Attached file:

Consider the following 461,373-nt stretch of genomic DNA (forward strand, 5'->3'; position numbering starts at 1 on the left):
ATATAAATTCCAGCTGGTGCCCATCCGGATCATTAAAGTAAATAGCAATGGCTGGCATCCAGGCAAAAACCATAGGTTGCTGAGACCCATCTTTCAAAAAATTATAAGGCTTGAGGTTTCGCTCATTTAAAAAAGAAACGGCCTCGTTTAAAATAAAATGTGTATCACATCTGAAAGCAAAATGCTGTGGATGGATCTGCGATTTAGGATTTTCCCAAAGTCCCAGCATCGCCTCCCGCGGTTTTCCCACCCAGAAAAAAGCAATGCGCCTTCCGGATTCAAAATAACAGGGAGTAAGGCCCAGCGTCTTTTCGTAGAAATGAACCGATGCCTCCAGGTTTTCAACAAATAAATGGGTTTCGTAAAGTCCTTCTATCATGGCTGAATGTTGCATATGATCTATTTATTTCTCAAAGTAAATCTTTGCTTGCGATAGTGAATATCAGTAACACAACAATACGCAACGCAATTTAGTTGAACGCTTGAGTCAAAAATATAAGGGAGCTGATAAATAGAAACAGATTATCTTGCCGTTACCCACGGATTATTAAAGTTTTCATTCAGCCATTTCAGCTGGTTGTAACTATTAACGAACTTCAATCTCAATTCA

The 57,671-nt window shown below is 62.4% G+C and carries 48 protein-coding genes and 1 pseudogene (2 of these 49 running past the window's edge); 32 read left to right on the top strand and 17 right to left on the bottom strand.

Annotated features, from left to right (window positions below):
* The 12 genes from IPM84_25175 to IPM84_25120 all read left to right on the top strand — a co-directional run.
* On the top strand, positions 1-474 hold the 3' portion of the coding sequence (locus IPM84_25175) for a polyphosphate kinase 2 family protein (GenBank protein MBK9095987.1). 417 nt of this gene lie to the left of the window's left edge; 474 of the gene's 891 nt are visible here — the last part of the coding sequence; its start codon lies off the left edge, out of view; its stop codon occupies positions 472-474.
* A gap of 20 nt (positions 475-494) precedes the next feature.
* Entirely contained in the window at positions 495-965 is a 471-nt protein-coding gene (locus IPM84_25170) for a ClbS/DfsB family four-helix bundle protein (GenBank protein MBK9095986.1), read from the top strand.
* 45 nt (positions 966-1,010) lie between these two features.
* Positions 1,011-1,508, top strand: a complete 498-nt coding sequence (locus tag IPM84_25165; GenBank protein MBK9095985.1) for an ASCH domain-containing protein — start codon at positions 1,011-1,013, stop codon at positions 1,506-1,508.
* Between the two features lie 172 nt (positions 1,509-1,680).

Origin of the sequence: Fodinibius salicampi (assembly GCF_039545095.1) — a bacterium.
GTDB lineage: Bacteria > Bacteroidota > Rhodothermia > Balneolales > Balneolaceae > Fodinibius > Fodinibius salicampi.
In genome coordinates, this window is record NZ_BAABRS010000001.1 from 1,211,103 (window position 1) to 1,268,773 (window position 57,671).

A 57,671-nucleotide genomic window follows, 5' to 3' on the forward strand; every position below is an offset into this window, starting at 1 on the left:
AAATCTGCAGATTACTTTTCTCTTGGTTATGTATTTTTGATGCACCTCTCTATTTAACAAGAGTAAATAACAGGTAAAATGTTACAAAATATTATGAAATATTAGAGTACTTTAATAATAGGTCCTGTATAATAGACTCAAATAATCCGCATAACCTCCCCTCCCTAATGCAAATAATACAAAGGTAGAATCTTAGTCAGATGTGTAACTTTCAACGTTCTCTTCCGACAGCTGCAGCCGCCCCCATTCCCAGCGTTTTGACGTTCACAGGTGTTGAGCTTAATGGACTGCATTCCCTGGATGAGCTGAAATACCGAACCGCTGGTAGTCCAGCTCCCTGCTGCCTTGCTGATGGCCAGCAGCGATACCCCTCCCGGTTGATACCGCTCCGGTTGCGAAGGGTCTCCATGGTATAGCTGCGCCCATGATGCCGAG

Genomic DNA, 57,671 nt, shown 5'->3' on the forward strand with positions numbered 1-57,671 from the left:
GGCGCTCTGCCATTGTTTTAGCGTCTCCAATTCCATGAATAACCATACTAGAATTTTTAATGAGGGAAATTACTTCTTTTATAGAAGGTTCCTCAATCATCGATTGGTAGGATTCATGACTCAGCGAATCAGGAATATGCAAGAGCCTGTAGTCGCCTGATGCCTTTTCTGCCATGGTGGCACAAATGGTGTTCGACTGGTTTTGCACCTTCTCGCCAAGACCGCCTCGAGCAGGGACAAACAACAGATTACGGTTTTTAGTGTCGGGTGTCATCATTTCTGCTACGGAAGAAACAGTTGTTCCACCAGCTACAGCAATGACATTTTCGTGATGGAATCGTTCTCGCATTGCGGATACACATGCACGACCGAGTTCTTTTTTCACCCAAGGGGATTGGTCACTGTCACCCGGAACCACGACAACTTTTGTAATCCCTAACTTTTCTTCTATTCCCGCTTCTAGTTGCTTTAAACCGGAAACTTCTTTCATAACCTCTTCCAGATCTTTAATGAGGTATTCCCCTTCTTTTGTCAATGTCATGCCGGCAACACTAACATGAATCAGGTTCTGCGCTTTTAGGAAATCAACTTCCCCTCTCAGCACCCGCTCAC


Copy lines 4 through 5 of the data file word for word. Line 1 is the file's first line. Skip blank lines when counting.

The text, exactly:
Annotated features, from left to right (window positions below):
* The 12 genes from IPM84_25175 to IPM84_25120 all read left to right on the top strand — a co-directional run.